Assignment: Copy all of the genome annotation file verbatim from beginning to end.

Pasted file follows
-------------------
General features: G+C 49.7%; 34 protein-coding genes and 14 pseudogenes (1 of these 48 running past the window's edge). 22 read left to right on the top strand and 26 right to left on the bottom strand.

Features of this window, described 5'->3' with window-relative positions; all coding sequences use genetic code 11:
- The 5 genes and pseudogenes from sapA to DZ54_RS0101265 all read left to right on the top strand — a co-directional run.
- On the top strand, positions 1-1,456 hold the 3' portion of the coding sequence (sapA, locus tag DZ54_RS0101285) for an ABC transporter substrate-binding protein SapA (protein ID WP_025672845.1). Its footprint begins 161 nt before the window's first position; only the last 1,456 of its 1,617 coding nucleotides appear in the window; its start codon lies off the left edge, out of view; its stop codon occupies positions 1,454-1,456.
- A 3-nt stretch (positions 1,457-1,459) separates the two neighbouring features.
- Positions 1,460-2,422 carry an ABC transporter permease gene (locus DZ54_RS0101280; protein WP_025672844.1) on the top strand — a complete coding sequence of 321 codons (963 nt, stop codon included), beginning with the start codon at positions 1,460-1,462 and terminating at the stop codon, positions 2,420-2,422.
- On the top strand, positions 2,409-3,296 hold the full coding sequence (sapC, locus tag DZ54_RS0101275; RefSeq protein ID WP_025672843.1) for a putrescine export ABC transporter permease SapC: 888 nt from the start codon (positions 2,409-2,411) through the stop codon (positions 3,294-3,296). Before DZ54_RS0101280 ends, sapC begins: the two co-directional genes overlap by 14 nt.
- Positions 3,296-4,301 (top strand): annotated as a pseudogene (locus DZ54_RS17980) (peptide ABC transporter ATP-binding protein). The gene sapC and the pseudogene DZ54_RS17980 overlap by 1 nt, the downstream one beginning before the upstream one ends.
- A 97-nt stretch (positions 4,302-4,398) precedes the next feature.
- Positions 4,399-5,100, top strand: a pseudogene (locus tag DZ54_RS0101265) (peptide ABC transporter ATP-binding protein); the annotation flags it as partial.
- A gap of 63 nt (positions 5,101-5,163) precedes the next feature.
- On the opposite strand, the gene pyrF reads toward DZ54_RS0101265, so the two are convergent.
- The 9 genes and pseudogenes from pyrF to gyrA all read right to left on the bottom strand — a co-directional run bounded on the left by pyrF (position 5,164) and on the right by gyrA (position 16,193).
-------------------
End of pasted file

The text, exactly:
General features: G+C 49.7%; 34 protein-coding genes and 14 pseudogenes (1 of these 48 running past the window's edge). 22 read left to right on the top strand and 26 right to left on the bottom strand.

Features of this window, described 5'->3' with window-relative positions; all coding sequences use genetic code 11:
- The 5 genes and pseudogenes from sapA to DZ54_RS0101265 all read left to right on the top strand — a co-directional run.
- On the top strand, positions 1-1,456 hold the 3' portion of the coding sequence (sapA, locus tag DZ54_RS0101285) for an ABC transporter substrate-binding protein SapA (protein ID WP_025672845.1). Its footprint begins 161 nt before the window's first position; only the last 1,456 of its 1,617 coding nucleotides appear in the window; its start codon lies off the left edge, out of view; its stop codon occupies positions 1,454-1,456.
- A 3-nt stretch (positions 1,457-1,459) separates the two neighbouring features.
- Positions 1,460-2,422 carry an ABC transporter permease gene (locus DZ54_RS0101280; protein WP_025672844.1) on the top strand — a complete coding sequence of 321 codons (963 nt, stop codon included), beginning with the start codon at positions 1,460-1,462 and terminating at the stop codon, positions 2,420-2,422.
- On the top strand, positions 2,409-3,296 hold the full coding sequence (sapC, locus tag DZ54_RS0101275; RefSeq protein ID WP_025672843.1) for a putrescine export ABC transporter permease SapC: 888 nt from the start codon (positions 2,409-2,411) through the stop codon (positions 3,294-3,296). Before DZ54_RS0101280 ends, sapC begins: the two co-directional genes overlap by 14 nt.
- Positions 3,296-4,301 (top strand): annotated as a pseudogene (locus DZ54_RS17980) (peptide ABC transporter ATP-binding protein). The gene sapC and the pseudogene DZ54_RS17980 overlap by 1 nt, the downstream one beginning before the upstream one ends.
- A 97-nt stretch (positions 4,302-4,398) precedes the next feature.
- Positions 4,399-5,100, top strand: a pseudogene (locus tag DZ54_RS0101265) (peptide ABC transporter ATP-binding protein); the annotation flags it as partial.
- A gap of 63 nt (positions 5,101-5,163) precedes the next feature.
- On the opposite strand, the gene pyrF reads toward DZ54_RS0101265, so the two are convergent.
- The 9 genes and pseudogenes from pyrF to gyrA all read right to left on the bottom strand — a co-directional run bounded on the left by pyrF (position 5,164) and on the right by gyrA (position 16,193).